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Rep. Anthony Weiner Resigns Amid Scandal

Thursday, June 16, 2011

Rep. Anthony Weiner announced his resignation from Congress on Thursday, 10 days after he first admitted he had sexually charged online relationships with several women.

"Today, I am announcing my resignation from Congress," Weiner said Thursday.

Speaking at the Council Center for Seniors in Midwood Brooklyn, the married New York Congressman once thought of as a top contender for the 2013 mayor race stood alone at the podium, his wife, Huma Abedin, notably not by his side.

"I'm here today to again apologize for the personal mistakes I have made and the embarrassment I have caused," he said reading from a brief statement. "I make this apology to my neighbors and my constituents, but I make it particularly to my wife, Huma."

Constituents Mixed on Resignation

As Weiner made his announcement in the same senior center where he kicked off his candidacy for the City Council in 1992, his constituents were mixed about his decision to resign.

"He should have done it earlier," Kelly Videgas, 28, said in Kew Gardens, Queens, Thursday. "It doesn't look good on us New Yorkers. The right thing to do was to resign."

Jon Abromowitz, 28, said he would have voted for Weiner again but felt the embattled politician had no choice but to step down.

"I do think he should've resigned because you can't function politically in a climate like this," he said. "Not because what I think eh did deserves resigning."

He added: "I liked him; I would've voted from him again."

Since the married politician confessed to sending a lewd photo of himself to a college student via Twitter last Monday, a flurry of suggestive images and correspondence surfaced in what became a mushrooming scandal that began not with a bang, but with a tweet.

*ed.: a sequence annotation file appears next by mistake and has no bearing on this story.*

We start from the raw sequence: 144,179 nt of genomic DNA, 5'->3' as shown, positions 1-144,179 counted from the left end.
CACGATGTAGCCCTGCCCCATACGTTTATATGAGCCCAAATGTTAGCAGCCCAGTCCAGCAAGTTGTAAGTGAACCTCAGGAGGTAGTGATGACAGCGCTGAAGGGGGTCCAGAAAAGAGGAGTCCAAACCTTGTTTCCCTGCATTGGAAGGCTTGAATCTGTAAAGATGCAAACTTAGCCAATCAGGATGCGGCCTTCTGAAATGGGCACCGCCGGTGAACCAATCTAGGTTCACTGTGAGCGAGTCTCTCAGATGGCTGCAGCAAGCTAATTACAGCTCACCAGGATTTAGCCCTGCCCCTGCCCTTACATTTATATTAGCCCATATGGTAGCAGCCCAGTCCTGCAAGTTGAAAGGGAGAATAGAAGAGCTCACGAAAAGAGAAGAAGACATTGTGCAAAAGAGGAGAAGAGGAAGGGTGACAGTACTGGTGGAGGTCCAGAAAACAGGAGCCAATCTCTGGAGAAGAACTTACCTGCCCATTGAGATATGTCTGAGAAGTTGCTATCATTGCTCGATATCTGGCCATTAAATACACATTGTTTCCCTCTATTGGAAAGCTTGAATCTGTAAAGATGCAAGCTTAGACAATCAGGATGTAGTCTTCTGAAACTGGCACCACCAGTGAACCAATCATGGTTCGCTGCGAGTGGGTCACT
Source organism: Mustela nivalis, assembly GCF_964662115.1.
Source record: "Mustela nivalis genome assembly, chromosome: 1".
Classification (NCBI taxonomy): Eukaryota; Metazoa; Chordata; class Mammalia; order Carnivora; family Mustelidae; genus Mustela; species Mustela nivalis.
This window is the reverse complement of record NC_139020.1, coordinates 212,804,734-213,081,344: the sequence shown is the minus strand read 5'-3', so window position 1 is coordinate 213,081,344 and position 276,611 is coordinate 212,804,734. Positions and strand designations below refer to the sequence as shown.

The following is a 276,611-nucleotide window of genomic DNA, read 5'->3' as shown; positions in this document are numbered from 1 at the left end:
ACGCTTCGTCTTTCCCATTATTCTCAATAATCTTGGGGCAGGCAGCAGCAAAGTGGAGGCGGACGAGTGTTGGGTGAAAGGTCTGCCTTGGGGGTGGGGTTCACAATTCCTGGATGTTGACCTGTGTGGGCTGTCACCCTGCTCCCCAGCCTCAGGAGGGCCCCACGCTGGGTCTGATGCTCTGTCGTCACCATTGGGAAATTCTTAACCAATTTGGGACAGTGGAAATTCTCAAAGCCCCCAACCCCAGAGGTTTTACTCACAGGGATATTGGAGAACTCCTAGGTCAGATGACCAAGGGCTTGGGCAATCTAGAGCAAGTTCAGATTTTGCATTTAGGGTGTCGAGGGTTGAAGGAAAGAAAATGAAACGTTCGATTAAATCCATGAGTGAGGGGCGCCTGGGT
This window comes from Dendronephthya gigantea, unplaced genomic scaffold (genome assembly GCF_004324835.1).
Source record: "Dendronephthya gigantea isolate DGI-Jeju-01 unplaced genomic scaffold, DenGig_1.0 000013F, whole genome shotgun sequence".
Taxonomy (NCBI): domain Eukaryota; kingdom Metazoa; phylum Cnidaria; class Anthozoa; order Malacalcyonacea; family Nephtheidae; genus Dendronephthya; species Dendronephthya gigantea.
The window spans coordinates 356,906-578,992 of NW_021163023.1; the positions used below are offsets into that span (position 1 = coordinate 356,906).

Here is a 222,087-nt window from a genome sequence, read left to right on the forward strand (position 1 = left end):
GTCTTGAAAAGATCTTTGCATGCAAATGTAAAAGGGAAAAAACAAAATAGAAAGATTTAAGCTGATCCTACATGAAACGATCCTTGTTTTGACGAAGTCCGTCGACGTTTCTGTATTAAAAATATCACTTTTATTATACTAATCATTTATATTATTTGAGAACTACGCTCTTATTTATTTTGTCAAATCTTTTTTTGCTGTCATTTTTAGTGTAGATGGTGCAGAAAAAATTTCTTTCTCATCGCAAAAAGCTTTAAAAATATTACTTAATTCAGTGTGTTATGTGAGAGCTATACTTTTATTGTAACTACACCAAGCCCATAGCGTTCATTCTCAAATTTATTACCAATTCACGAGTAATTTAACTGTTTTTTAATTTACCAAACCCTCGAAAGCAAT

Scandal That Began With a Tweet

The undoing for Weiner began with a late night tweet sent from the Congressman's Twitter account to a college student on May 27 that linked to a photo of what Weiner — who initially said he had been hacked — later confessed was an underwear-clad image of himself below the waist.   

Amid a flurry of new lewd photos and text exchanges, Weiner held a press conference on June 6, to take responsibility for the images, confess to a series of online relationships and say he did not plan to resign. Chairman of the Republican party Reince Priebus immediately called for Weiner's resignation.

Two days later, additional photos — including one that allegedly showed the politician nude — was leaked. Pressure for the embattled pol to resign ratcheted up over the weekend when it was revealed he had exchanged messages with a 17-year-old girl in Delaware.

Growing Calls for Resignation

House Minority Leader Nancy Pelosi, Democratic Congressional Campaign Committee chairman Steve Israel and Democratic National Committee Chairwoman Debbie Wasserman Schultz urged him to step down.

Weiner resisted their calls, and opted instead to request a temporary leave of absence to seek treatment at an undisclosed location.

President Barack Obama said in an interview with NBC that aired Tuesday that if he were in Weiner's place, he would resign, calling the behavior "highly inappropriate." The House ethics committee opened a formal inquiry into his conduct, and Democratic leaders had planned to hold a meeting today to discuss possibly stripping the congressman of his committee assignments.

What's at Stake

At stake, beyond Weiner's personal political future, are some of the issues that Weiner fought for. With his resignation, the House stands to lose a champion for health care, workers' rights and marriage equality, among other things. Weiner has been a powerful advocate for progressive values, and his face was a familiar sight at city rallies and protests.

Lawmakers in New York, who have been trying to figure out a new configuration of political districts since the recent loss of one downstate seat, are eying the possibility of eliminating Weiner's Queens-Brooklyn seat altogether.